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I have posted this question on StackExchange, but no one seems to care answer. Because I don't think this is a simple textbook question, I start my thread here:

I know this is a big question. But as a graduate student, my research is somehow related to nonequilibrium thermodynamics/statistical mechanics. TBH, I hate how some research treat this subject like a mystery and use some theories carelessly. So I want to learn the subject at my own pace. I have finished Fermi Enrico's "thermodynamics" for a start. And I'm reading Terrell Hill's "introduction to statistical thermodynamics." Although I am pretty satisfied with the content of these two books, I have no idea where should I go from here.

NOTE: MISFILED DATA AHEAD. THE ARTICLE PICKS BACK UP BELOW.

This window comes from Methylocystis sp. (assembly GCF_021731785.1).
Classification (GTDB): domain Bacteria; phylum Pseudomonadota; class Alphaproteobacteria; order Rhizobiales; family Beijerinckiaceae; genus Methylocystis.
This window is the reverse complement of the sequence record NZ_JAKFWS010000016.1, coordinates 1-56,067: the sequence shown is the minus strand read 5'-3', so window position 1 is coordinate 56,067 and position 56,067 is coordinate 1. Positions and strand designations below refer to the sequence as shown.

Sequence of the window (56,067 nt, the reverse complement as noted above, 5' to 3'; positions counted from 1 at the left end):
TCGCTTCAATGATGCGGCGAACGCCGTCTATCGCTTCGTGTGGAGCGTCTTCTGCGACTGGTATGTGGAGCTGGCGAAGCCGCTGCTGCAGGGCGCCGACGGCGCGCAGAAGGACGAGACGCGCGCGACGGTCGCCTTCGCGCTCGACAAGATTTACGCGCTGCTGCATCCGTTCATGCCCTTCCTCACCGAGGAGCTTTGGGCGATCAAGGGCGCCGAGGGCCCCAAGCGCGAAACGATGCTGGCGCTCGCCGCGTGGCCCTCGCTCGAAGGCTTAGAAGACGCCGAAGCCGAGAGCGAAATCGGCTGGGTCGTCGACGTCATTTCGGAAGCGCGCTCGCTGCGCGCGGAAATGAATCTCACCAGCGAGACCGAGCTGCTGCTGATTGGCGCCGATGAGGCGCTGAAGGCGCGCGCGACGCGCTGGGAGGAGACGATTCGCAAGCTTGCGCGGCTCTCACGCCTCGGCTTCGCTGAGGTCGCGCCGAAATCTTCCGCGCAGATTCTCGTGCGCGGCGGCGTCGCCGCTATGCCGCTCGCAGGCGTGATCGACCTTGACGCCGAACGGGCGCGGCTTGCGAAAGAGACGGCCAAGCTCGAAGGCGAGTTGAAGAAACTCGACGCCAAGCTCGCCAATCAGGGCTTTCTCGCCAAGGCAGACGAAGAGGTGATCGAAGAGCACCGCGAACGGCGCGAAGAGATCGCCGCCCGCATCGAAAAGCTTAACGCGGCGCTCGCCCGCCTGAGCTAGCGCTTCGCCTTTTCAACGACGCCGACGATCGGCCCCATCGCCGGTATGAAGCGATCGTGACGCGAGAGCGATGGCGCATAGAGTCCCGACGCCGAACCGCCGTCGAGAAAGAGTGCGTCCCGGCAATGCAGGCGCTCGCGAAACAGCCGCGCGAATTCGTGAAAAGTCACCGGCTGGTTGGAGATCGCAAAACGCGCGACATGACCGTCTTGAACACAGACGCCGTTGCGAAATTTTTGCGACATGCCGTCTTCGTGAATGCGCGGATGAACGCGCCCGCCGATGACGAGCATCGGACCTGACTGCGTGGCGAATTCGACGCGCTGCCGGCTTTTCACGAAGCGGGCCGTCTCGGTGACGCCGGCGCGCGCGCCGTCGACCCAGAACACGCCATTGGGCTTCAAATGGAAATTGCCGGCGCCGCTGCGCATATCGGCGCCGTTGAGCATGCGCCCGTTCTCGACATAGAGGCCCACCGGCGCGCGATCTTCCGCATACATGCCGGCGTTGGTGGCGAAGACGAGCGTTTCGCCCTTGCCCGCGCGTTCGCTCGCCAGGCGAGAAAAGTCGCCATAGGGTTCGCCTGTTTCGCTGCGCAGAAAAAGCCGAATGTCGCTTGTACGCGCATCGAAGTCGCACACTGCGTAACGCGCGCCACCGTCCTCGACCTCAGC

Because I expect my future research will still be based on nonequilibrium thermo/stat mech, I need a booklist to guide me from "knowing something" to "knowing something advanced." In the meantime, I hope I can equip myself with advanced mathematics by going through the booklist. Can anyone provide some ideas on this?

To be more precise, my research interests include the particle diffusion in crystal materials and phase transition. And I also expect to do some research in the future about the transport of heat and charged species in the liquid or solid phase.

P.S., I am not looking for working understanding of this subject. A solid but accessible booklist would be perfect.